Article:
Certain things never change (or at least, not much) and there is a great deal of comfort to be drawn from this.
I was reminded of it on my way to St. Moritz where B Beyond spent a fair portion of the ski and social season 2013. The unfailing politeness and reliability of the Swiss, the sense of safety and solidity, the purity of the air, the breathtaking landscapes, the comforting feeling that whatever your language, you would be understood and accommodated…all of these things combine to create a perception of being enveloped in a cocoon.
As the scenic Glacier Express train journey came to an end and I got off at the St. Moritz station, memories of seasons past flooded back in, along with some apprehension that I wouldn’t be able to re-capture the magic.
I needn’t have worried. The village atmosphere, subtly tinged with excitement, and the familiar sights are perennial in what is by all accounts the most ultra high end ski resort in the world. The polo on ice was in full swing, the Gourmet Festival was about to begin and a panel outside of Badrutt’s Palace announced the bobsleigh schedule and a forthcoming concert.
Even if you didn’t ski, you’d find plenty to do in St. Moritz but then, regular visitors to the glamorous winter resort are well aware of this. Then there is the daredevilish Cresta Run of which more later.
To experience it all, you need to spend some considerable time in St. Moritz or, as one of the regulars do, the full two months.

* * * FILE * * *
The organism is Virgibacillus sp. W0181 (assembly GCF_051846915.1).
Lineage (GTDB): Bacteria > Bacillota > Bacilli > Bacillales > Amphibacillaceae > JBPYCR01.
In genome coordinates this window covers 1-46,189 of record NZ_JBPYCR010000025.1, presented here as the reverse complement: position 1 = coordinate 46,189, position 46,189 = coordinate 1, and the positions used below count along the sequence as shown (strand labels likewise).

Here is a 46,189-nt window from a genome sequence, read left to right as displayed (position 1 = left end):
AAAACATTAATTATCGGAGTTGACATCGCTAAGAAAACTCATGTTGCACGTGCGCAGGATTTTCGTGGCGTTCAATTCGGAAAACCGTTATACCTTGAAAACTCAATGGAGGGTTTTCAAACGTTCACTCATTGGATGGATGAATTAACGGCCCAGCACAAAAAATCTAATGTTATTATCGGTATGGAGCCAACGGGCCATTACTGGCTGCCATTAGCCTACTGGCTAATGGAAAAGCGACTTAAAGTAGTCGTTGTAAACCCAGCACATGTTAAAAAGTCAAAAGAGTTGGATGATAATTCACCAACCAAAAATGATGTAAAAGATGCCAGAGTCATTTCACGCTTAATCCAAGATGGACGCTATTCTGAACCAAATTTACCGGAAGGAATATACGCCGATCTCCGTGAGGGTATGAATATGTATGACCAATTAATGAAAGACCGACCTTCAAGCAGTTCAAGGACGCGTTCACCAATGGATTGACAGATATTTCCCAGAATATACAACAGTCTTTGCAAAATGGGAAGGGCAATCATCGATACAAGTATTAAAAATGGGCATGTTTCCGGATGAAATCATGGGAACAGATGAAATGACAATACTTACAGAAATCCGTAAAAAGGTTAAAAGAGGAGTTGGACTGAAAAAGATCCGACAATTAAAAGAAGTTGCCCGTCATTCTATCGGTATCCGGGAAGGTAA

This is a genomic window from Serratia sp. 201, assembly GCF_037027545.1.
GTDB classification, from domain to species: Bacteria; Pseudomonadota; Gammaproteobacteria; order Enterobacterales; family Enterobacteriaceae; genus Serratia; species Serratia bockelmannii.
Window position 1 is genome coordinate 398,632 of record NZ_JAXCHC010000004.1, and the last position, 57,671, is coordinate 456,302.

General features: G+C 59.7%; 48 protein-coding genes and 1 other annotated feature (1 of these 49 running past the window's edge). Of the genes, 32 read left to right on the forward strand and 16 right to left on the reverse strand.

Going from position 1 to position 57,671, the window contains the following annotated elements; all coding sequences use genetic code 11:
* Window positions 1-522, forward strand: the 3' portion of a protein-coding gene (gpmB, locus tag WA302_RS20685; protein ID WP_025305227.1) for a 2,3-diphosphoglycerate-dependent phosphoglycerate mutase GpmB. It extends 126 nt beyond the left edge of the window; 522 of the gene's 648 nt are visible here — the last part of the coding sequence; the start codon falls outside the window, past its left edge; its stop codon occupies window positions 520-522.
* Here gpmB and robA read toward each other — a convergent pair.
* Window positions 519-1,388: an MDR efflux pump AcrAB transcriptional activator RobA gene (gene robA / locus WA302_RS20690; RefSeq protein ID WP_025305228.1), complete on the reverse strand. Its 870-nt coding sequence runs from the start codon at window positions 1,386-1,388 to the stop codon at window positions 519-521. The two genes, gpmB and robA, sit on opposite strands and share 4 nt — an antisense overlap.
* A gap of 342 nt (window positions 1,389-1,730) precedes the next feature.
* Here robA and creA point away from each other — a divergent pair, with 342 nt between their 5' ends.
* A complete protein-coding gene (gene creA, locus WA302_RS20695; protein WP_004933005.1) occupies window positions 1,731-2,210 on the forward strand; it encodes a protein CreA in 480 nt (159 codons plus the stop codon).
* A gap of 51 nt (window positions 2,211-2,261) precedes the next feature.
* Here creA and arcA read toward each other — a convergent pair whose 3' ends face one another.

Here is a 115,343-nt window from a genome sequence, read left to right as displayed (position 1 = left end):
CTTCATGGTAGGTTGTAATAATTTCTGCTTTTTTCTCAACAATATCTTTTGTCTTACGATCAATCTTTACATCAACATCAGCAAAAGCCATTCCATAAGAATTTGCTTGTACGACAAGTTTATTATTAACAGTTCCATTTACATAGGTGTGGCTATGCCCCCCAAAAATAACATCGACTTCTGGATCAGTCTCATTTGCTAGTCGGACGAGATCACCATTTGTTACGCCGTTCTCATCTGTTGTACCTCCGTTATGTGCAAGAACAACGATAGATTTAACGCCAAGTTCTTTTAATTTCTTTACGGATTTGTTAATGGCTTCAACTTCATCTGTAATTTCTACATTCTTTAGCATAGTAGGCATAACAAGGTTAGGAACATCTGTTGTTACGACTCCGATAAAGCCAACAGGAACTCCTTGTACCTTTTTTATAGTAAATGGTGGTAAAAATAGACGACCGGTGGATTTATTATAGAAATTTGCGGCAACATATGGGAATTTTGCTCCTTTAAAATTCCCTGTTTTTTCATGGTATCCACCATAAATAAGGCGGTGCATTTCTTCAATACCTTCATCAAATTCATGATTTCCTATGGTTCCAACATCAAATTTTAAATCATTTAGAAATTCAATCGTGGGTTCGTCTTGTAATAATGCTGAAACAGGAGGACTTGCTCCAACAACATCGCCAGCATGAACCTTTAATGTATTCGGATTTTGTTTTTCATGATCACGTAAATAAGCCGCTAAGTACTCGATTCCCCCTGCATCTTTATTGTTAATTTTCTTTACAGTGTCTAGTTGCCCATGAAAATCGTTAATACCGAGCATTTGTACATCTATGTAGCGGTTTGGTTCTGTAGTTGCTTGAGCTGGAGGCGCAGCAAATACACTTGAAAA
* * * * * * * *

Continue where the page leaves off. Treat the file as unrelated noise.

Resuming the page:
The Gourmet Festival
The Gourmet Festival is a firm fixture on the St. Moritz calendar and many regular visitors time their arrival to coincide with it.
Each hotel hosts a different chef every night, with the grand finale dinner taking place at Badrutt’s Palace. Those fortunate enough to have secured an advance ticket enjoy lively and gastronomically superlative experiences over several days.
Those who haven’t bought a ticket can walk down the main street and partake of the festive spirit by sampling food at different hotel stands on an early evening. 2013 was the 20th year celebration of the Festival and saw a stellar gathering of celebrity chefs from different European countries. The program ranged from fun to serious culinary events over a period of 5 days.
This is an event for the very serious foodies and indeed, regulars fly from all over the world for this intensely epicurean experience.
The guest chefs this year were Massimo Bottura, Cornelia Poletto, Dieter Koschina, Klaus Erfort, Alvin Leung, Gert De Mangeleer, Markus Glocker, Alain Solivérès and Jean-Georges Klein.
The daily Chcocolate Cult at Badrutt’s lobby, courtesy of Confiserie Sprüngli was a constant and seldom resisted temptation.
Particularly popular were the ‘Gourmet Safaris’, accompanied by a ‘ranger’ who took guests to each of the festival partner hotels where every master chef prepared one course of ‘Chef’s Table’ menu in the hotels’ respective kitchens. The safari evening ended with a desert buffet at Badrutt’s Palace Hotel, attended by all participants.
The culmination dinner of the anniversary festival, ‘The Great Valser Gourmet Final’, took place at the Carlton Hotel.
There, the guest chefs, assisted by the resident chefs of the festival partner hotels, created a multi-course menu for a privileged gathering of some 300 guests. The sheer logistics of cooking outstanding courses for a multitude of diners would have been enough to put the fear of God in most – having to do so under the scrutiny of the diners who observed it all on giant TV screens must have been even more unnerving.